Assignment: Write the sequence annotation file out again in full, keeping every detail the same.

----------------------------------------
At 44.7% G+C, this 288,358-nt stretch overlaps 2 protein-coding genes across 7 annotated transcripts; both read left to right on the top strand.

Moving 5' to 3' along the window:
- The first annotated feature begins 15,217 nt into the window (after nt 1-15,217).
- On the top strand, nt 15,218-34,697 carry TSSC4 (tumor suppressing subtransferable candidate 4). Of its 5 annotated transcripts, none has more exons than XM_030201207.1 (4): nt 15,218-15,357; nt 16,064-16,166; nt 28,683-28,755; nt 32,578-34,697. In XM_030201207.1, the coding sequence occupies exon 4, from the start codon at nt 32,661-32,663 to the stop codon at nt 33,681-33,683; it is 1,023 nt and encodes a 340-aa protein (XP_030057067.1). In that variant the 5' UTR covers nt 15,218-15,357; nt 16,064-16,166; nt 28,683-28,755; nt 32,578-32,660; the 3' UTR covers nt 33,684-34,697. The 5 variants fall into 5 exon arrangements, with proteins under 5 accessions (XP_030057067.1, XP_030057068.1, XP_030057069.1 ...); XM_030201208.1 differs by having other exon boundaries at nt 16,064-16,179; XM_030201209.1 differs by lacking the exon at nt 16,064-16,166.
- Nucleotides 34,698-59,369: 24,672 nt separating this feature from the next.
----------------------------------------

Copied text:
At 44.7% G+C, this 288,358-nt stretch overlaps 2 protein-coding genes across 7 annotated transcripts; both read left to right on the top strand.

Moving 5' to 3' along the window:
- The first annotated feature begins 15,217 nt into the window (after nt 1-15,217).
- On the top strand, nt 15,218-34,697 carry TSSC4 (tumor suppressing subtransferable candidate 4). Of its 5 annotated transcripts, none has more exons than XM_030201207.1 (4): nt 15,218-15,357; nt 16,064-16,166; nt 28,683-28,755; nt 32,578-34,697. In XM_030201207.1, the coding sequence occupies exon 4, from the start codon at nt 32,661-32,663 to the stop codon at nt 33,681-33,683; it is 1,023 nt and encodes a 340-aa protein (XP_030057067.1). In that variant the 5' UTR covers nt 15,218-15,357; nt 16,064-16,166; nt 28,683-28,755; nt 32,578-32,660; the 3' UTR covers nt 33,684-34,697. The 5 variants fall into 5 exon arrangements, with proteins under 5 accessions (XP_030057067.1, XP_030057068.1, XP_030057069.1 ...); XM_030201208.1 differs by having other exon boundaries at nt 16,064-16,179; XM_030201209.1 differs by lacking the exon at nt 16,064-16,166.
- Nucleotides 34,698-59,369: 24,672 nt separating this feature from the next.